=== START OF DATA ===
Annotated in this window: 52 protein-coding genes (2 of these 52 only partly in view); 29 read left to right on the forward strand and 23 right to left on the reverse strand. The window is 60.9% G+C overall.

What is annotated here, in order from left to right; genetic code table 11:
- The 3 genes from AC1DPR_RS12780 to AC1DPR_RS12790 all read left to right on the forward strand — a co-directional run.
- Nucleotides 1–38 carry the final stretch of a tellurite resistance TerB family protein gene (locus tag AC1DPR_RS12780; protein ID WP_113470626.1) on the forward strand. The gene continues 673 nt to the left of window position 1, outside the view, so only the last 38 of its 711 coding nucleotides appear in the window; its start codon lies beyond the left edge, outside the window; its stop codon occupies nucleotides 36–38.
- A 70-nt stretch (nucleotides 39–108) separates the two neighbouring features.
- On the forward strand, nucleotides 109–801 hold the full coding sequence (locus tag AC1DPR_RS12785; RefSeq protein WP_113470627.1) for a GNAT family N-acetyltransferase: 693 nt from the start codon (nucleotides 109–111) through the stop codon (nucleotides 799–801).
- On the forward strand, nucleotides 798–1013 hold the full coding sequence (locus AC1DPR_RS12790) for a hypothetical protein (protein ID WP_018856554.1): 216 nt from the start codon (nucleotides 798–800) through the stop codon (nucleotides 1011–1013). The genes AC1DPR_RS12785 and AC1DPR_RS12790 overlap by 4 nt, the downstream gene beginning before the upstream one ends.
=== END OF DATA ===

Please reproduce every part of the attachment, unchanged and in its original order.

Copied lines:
Annotated in this window: 52 protein-coding genes (2 of these 52 only partly in view); 29 read left to right on the forward strand and 23 right to left on the reverse strand. The window is 60.9% G+C overall.

What is annotated here, in order from left to right; genetic code table 11:
- The 3 genes from AC1DPR_RS12780 to AC1DPR_RS12790 all read left to right on the forward strand — a co-directional run.
- Nucleotides 1–38 carry the final stretch of a tellurite resistance TerB family protein gene (locus tag AC1DPR_RS12780; protein ID WP_113470626.1) on the forward strand. The gene continues 673 nt to the left of window position 1, outside the view, so only the last 38 of its 711 coding nucleotides appear in the window; its start codon lies beyond the left edge, outside the window; its stop codon occupies nucleotides 36–38.
- A 70-nt stretch (nucleotides 39–108) separates the two neighbouring features.
- On the forward strand, nucleotides 109–801 hold the full coding sequence (locus tag AC1DPR_RS12785; RefSeq protein WP_113470627.1) for a GNAT family N-acetyltransferase: 693 nt from the start codon (nucleotides 109–111) through the stop codon (nucleotides 799–801).
- On the forward strand, nucleotides 798–1013 hold the full coding sequence (locus AC1DPR_RS12790) for a hypothetical protein (protein ID WP_018856554.1): 216 nt from the start codon (nucleotides 798–800) through the stop codon (nucleotides 1011–1013). The genes AC1DPR_RS12785 and AC1DPR_RS12790 overlap by 4 nt, the downstream gene beginning before the upstream one ends.